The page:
The differences in the body language of mental anguish and physical pain may be subtle. This is where memorizing the body language of our loved ones is vital. We won't always be right, but if we know our loved one's movements and expressions well, we should be able to know when medical intervention is called for. This knowledge will also help the treating physician, if we are fortunate enough to have one who listens.
With Dad, even though his pain was obvious, there was an attitude by some medical people of just giving up or giving in, as if they'd done all they could. That was unacceptable to me. I knew him well. I could generally tell if physical pain was his major problem, or if his demented brain was the problem. I pushed and complained. I made noise. Eventually, the culprit was discovered and some of Dad's misery was halted.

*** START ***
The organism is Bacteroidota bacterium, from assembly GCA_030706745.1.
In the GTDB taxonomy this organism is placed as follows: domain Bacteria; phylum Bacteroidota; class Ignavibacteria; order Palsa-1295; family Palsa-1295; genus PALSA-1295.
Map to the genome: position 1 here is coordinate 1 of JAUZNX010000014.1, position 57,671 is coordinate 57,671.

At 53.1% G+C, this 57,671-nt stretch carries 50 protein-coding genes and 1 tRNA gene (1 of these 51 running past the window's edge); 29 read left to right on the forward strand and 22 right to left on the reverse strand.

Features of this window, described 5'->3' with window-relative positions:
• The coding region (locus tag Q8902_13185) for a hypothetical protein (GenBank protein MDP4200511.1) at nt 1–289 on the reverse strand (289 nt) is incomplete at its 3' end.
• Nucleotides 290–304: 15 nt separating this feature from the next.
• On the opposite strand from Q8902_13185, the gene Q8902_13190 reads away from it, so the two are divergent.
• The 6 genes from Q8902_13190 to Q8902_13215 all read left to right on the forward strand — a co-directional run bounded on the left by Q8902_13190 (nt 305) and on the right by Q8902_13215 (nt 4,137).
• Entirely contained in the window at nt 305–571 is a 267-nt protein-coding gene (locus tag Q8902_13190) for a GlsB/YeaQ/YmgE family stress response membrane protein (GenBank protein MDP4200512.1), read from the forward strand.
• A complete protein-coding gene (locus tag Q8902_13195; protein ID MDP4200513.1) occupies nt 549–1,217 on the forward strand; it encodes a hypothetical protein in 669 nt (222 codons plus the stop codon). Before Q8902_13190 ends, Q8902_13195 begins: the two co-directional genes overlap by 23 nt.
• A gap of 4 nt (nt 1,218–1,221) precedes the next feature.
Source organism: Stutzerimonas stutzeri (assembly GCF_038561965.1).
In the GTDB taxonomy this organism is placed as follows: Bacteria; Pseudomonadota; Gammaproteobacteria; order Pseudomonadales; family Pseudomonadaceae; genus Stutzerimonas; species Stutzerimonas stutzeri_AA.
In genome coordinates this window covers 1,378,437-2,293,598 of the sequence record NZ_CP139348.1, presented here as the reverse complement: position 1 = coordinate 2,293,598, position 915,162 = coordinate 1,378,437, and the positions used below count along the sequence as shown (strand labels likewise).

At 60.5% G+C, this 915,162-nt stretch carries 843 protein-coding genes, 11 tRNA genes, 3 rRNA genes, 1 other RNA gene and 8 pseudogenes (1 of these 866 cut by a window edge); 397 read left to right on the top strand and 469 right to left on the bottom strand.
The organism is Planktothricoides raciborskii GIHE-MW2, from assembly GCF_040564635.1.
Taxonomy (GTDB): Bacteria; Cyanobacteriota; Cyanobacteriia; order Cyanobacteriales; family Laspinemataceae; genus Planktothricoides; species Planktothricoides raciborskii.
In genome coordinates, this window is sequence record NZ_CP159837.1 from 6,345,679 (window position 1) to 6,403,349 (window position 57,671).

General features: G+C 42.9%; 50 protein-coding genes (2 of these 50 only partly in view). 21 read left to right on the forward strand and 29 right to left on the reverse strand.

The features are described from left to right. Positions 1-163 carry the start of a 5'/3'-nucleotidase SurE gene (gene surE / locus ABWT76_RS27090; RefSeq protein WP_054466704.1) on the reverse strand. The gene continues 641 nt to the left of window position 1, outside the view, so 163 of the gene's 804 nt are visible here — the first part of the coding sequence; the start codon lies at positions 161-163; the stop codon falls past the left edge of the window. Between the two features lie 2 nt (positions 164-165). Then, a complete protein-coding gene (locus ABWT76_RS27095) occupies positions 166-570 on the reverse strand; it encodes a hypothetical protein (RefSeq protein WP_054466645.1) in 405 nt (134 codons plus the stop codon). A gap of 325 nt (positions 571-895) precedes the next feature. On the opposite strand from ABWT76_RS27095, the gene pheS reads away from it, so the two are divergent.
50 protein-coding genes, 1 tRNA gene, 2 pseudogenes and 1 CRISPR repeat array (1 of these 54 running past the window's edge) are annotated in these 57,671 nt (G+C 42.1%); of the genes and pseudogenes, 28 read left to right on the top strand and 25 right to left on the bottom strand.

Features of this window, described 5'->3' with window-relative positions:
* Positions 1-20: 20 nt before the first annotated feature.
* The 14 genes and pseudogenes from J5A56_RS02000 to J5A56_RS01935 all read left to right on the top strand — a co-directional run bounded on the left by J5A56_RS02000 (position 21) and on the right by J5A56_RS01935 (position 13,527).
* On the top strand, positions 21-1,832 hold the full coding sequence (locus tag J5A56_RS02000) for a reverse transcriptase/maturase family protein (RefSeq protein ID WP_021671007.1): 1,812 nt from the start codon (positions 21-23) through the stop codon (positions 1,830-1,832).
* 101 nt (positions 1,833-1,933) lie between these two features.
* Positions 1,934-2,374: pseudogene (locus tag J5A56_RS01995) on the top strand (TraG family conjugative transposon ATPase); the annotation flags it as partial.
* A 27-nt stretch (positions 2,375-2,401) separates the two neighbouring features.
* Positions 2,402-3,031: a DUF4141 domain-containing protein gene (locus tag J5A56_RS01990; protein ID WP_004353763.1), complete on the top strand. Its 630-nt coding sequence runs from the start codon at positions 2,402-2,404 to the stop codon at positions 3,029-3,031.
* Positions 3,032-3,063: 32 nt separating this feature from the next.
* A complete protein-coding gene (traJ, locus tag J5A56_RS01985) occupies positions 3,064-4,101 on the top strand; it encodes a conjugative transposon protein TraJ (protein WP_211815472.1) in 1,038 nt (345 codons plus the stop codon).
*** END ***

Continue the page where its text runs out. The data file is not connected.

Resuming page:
We are the advocates. We sometimes need to push to make sure everything that can be done, is being done. That often means knowing the language of our loved one's body and doing our imperfect best to help him or her when we can. If there is nothing we can do medically, we can hold on tight, offering the comfort of love through touch. It's something.